For comparison, the atomic size (diameter) for the hydrogen atom is given in the literature (Wiki), when translated into atomic units, comes out variously as: (1) using some “empirical” curvefitting to some indirect properties of gases; (2) while using the van der Waal criterion, and (3) using “calculations” (whose basis or criteria I do not know in detail).
Realize, the van der Waal measure is closest to the criterion used by me above. Also, it is only expected that when using FDM, due to the numerical approximations, just the way the FDM groundstate energy values should come out algebraically greater (they do, say vs. the exact datum of ), the FDM max measure should come out smaller (it does, say vs. the analytical solution of ), similarly, for the same reasons, the roughandready estimated atomic size should come out as greater (it does, say to as the domain size increases from to , the. van der Waal value being ).
Inline update on 2021.02.02 19:26 IST: After the publication of this post, I compared the abovementioned results with the analytical solution. I now find that the sizes of the subcubes found using FDM, and using the analytical solution for the hydrogen atom, come out as identical! This is a very happy news. In other words, making comparisons with the van der Waal size and the other measure was not so relevant anyway; I should have compared the atomic sizes (found using the subcubes method) with the best datum, which is, the analytical solution! To put this finding in some perspective, realize that the FDMcomputed wavefunctions still do differ a good deal from the analytical solution, but the volume integral for an easy measure like does turn out be the same. The following proviso’s apply for this finding: The good match between the analytical solution and the FDM solution are valid only for (i) the range of the domain sizes considered here (roughly, to ), not for the smaller box sizes (though the two solution would match even better for bigger boxes), and (ii) only when using the Simpson procedure for numerically evaluating the volume integrals. I might as well also note that the Simpson procedure is, relatively, pretty crude. As the sizes of the subcubes go on increasing, the Simpson procedure can give volume integrals in excess of for both the FDM and the analytical solutions. Inline update over.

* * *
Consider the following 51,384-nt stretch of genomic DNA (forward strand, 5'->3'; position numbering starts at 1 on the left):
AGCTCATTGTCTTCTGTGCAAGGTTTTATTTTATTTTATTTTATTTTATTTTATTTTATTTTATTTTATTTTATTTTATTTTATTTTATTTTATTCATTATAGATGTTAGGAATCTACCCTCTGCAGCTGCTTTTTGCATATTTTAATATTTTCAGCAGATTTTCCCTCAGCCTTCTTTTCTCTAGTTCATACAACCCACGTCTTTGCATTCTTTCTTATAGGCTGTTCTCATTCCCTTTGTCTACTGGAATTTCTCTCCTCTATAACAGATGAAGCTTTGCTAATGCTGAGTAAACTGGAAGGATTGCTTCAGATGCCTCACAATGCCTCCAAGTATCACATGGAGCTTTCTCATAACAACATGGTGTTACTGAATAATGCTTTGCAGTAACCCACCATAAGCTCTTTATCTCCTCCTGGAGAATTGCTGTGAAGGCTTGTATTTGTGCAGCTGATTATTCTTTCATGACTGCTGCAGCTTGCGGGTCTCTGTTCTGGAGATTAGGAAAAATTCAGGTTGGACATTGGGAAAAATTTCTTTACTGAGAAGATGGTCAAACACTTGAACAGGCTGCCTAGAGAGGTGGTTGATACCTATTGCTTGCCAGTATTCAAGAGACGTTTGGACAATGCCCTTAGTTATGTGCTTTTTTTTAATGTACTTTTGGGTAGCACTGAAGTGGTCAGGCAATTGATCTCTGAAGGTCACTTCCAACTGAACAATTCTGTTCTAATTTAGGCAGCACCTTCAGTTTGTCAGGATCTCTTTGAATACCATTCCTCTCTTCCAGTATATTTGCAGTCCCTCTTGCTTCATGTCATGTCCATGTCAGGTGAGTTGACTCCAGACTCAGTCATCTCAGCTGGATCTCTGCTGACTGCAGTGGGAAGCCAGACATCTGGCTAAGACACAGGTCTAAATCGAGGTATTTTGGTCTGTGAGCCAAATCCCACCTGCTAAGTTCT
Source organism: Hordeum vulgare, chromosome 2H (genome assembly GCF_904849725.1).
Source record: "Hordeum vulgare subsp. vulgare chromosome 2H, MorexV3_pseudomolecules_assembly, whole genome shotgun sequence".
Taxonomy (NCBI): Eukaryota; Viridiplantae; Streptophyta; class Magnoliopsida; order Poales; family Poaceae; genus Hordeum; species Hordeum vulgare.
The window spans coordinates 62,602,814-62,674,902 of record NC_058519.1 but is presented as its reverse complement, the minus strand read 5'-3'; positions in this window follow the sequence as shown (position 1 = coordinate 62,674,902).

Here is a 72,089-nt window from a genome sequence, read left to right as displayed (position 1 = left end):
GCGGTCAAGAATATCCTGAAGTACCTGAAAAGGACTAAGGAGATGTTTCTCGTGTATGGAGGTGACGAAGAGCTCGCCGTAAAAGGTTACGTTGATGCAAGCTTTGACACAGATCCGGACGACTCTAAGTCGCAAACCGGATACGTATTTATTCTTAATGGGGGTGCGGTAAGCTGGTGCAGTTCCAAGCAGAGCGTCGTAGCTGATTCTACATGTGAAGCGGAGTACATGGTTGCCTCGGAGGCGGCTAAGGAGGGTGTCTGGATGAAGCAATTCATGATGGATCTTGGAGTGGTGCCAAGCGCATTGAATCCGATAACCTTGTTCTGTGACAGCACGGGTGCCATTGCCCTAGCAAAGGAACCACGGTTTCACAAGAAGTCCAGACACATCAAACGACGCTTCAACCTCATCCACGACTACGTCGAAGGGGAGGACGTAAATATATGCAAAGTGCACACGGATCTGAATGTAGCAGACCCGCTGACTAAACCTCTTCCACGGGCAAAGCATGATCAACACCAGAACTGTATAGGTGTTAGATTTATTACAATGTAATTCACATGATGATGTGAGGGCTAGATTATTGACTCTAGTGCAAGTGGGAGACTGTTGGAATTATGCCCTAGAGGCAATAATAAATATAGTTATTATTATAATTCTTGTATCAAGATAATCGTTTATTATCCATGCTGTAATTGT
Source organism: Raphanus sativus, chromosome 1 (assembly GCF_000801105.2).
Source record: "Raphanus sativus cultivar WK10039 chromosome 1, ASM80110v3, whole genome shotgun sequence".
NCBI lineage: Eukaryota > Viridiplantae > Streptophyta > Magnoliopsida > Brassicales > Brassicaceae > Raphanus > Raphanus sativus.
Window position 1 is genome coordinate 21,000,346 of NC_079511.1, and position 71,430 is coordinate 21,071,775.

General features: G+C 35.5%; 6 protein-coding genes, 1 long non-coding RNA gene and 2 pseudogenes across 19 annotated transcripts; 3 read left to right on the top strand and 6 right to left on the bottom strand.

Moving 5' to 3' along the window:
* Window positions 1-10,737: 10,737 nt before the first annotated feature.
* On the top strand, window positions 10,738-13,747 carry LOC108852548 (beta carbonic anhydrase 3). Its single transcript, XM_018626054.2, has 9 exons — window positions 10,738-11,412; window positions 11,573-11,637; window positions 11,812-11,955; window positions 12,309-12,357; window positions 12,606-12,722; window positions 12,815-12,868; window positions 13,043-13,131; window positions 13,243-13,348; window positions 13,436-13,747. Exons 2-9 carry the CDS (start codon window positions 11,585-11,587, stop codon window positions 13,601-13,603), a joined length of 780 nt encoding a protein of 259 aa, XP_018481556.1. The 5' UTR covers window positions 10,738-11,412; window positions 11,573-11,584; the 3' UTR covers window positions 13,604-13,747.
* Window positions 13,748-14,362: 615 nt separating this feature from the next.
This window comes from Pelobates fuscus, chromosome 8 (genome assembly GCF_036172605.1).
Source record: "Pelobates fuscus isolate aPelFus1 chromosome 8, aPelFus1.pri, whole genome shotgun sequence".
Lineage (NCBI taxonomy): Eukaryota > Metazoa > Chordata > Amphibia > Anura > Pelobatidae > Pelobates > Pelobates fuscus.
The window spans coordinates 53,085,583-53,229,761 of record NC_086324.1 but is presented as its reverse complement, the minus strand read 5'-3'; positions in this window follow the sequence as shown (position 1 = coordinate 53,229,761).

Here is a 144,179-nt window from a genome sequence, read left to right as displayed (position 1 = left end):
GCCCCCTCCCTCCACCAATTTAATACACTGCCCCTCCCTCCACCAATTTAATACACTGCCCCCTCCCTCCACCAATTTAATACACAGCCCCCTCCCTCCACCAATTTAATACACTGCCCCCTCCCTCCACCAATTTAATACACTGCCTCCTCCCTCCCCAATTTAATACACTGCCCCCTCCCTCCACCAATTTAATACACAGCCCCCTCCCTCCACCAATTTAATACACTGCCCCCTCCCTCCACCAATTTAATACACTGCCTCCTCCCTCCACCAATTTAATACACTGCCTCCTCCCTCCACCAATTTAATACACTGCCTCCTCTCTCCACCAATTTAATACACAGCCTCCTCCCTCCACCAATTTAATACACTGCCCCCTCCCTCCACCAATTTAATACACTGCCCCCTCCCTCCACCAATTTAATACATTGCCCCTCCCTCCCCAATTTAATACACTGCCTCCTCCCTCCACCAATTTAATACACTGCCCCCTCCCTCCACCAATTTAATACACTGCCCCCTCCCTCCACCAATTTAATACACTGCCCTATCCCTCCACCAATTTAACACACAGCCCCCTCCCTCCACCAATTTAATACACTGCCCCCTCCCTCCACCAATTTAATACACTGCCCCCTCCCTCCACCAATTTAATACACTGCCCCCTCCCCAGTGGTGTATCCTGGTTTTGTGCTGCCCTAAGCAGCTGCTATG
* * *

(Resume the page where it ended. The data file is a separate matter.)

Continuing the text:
These results are important because now I can safely use even a small sized domain like a side cube, which implies that I can use a relatively crude mesh of just nodes per side too—which means a sufficiently small runtime for each eigenvalue function call. Even then, I would still remain within a fairly good range on all the important parameters.
Of course, it is already known with certainty that the accuracy for the bonding energy for the helium atom is thereby going to get affected adversely. The accuracy will suffer, but the numerical results would be on the basis of a sweetzone of all the numerical parameters of relevance—when validated against hydrogen atom. So, the numerical results, even for the helium atom, should have greater reliability.
Considerations like conformance to expected behaviour in convergence, stability, and reliability are far more important considerations in numerical work of this nature. As to sheer accuracy itself, see the next section too.
6. Putting the above results in perspective:
All in all, for the convergence behaviour for this problem (eigenvalueeigenvector with singular potentials) there are no easy answers. Not even for just the hydrogen atom. There are tradeoffs to be made.
However, for computation of bonding energy using my new approach, it’s OK even if a good tradeoff could be reached only for the groundstate.
On this count, my recent numerical experimentation seems to suggest that using a mesh cellside of or should give the most consistent results across a range of physical domain sizes (from through ). The atomic size extracted from the simulations also show good behaviour.
Yes, all these results are only for the hydrogen atom. But it was important that I understand the solver behaviour well enough. It’s this understanding which will come in handy while optimizing for the helium atom—which will be my next step on the simulation side.
The trends for the hydrogen atom would be used in judging the results for the the bonding energy for the helium atom.
7. The discussed “optimization” of the numerical parameters is strictly for my laptop:
Notice, if I were employed in a Western university or even at an IIT (or in an Indian government/private research lab), I would have easy access to supercomputers. In that case, much of this study wouldn’t be so relevant.